• Wayfarer
    16.3k
    1. We expect our government to make decisions based on our moral valuesPaulm12

    I would question that. I think the expectation is that government acts within the bounds defined by law and political custom. The problem with moral values is that there is no objective way to define them. I don't mean that there is no real basis for them, but that the basis for them is not within the limits of objective determination. Quite why that is, is a very deep problem, but suffice to say that the grounding of morality in (for example) Judaism, Christianity, and the Indic religions is held to be the subject of revealed religion, where what has been revealed is precisely an order within which moral claims are ultimately meaningful. This is because they all, in some way or another, depict human life within the larger context of a cosmic drama as distinct from the supposedly quotidian story of fortuitous origins and random development that is typical of the secular 'creation myth'.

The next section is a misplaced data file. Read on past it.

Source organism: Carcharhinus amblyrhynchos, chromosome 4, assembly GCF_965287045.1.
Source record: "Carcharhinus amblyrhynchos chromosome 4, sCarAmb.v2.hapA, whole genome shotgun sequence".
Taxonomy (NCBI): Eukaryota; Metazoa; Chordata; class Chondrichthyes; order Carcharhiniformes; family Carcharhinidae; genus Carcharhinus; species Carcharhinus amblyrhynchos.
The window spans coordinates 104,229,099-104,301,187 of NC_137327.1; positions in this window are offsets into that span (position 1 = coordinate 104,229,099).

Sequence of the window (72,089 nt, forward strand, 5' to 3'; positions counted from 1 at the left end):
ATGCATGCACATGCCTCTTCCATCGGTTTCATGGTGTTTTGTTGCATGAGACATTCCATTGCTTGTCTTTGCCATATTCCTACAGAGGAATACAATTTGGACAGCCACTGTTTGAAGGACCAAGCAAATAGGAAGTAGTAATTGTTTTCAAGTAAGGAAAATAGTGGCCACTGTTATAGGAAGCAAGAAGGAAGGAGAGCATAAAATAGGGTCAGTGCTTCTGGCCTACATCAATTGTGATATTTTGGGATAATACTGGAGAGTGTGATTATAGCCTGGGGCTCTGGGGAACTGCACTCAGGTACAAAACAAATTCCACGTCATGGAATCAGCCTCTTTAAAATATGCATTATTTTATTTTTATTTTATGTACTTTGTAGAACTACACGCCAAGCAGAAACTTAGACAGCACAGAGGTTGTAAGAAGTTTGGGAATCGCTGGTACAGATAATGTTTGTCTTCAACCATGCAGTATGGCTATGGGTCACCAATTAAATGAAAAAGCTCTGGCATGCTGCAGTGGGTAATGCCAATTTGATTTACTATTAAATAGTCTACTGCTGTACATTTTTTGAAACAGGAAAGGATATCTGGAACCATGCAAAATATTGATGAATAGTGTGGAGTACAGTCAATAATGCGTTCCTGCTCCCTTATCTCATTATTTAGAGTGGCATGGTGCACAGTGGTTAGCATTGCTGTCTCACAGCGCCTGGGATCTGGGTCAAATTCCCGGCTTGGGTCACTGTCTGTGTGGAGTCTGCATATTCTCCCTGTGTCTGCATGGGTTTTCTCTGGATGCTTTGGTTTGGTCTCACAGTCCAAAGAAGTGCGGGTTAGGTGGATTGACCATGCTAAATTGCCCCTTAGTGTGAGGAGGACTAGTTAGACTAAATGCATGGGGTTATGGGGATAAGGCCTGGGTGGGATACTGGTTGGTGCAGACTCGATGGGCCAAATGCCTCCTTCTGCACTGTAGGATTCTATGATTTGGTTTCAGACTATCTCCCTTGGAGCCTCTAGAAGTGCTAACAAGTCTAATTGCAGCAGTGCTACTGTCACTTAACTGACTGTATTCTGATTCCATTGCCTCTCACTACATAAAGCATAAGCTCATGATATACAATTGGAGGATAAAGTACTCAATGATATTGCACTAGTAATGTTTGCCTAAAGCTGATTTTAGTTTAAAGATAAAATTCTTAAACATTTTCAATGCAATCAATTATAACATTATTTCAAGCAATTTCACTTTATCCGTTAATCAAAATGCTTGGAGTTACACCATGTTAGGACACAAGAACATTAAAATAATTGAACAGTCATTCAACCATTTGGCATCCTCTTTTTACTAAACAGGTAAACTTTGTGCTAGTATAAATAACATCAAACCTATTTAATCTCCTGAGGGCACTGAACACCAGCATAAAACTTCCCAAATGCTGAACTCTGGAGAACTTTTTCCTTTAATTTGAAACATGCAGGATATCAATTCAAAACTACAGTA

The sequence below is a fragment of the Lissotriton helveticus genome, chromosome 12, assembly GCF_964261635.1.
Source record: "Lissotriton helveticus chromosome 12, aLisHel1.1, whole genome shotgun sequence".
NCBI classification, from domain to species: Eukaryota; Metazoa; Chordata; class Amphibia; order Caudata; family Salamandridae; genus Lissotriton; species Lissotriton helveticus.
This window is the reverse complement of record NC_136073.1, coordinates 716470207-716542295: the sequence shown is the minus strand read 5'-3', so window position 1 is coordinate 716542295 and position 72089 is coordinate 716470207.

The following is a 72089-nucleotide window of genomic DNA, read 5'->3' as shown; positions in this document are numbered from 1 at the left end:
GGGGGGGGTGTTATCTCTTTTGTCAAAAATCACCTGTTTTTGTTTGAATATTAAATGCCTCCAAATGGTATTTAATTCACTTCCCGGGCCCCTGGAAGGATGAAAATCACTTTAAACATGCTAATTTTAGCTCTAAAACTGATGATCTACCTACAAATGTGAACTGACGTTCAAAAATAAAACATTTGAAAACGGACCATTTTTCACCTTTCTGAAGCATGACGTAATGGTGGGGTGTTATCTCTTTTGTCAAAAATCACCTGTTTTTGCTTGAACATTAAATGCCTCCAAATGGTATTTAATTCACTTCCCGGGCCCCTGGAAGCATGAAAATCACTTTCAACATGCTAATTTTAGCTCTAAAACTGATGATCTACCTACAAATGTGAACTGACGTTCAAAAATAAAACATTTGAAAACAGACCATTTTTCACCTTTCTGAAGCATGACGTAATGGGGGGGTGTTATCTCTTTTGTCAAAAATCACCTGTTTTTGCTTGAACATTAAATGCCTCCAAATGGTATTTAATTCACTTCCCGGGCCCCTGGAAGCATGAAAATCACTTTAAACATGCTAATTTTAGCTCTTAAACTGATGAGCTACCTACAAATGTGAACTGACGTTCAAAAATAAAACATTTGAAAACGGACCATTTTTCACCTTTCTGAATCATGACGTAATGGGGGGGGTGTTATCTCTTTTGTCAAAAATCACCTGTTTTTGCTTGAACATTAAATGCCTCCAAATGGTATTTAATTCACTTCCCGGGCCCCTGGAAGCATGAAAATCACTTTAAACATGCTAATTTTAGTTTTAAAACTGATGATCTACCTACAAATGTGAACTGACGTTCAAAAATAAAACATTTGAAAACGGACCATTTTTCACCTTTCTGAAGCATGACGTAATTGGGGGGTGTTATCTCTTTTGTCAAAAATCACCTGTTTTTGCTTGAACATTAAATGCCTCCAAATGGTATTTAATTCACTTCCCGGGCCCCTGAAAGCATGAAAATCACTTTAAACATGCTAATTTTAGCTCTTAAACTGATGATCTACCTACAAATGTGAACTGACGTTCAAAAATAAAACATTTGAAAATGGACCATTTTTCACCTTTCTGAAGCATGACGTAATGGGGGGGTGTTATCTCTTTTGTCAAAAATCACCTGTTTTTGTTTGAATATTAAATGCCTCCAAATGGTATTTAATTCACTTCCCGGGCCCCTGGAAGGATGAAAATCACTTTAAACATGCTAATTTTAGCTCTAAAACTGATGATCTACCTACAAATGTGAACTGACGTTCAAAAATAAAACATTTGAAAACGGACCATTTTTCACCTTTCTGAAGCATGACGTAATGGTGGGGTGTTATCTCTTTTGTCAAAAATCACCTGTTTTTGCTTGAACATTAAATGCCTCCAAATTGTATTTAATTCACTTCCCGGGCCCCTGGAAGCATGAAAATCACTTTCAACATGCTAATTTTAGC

For the religious individual, it is different because morality is derived from a divine principle that is believed to be the law of god. For such an individual, morality is substantially extant and he is held accountable for his conduct whether or not it is seen by othersMerkwurdichliebe

    Quite, although 'substantially extant' is a rather awkward way of describing it. Do you mean for them it is 'real, in spite of what anyone says about it'?

    Wasn't the whole idea of having secularism (and the separation of church and state) directly from religious values and religious persecution?Paulm12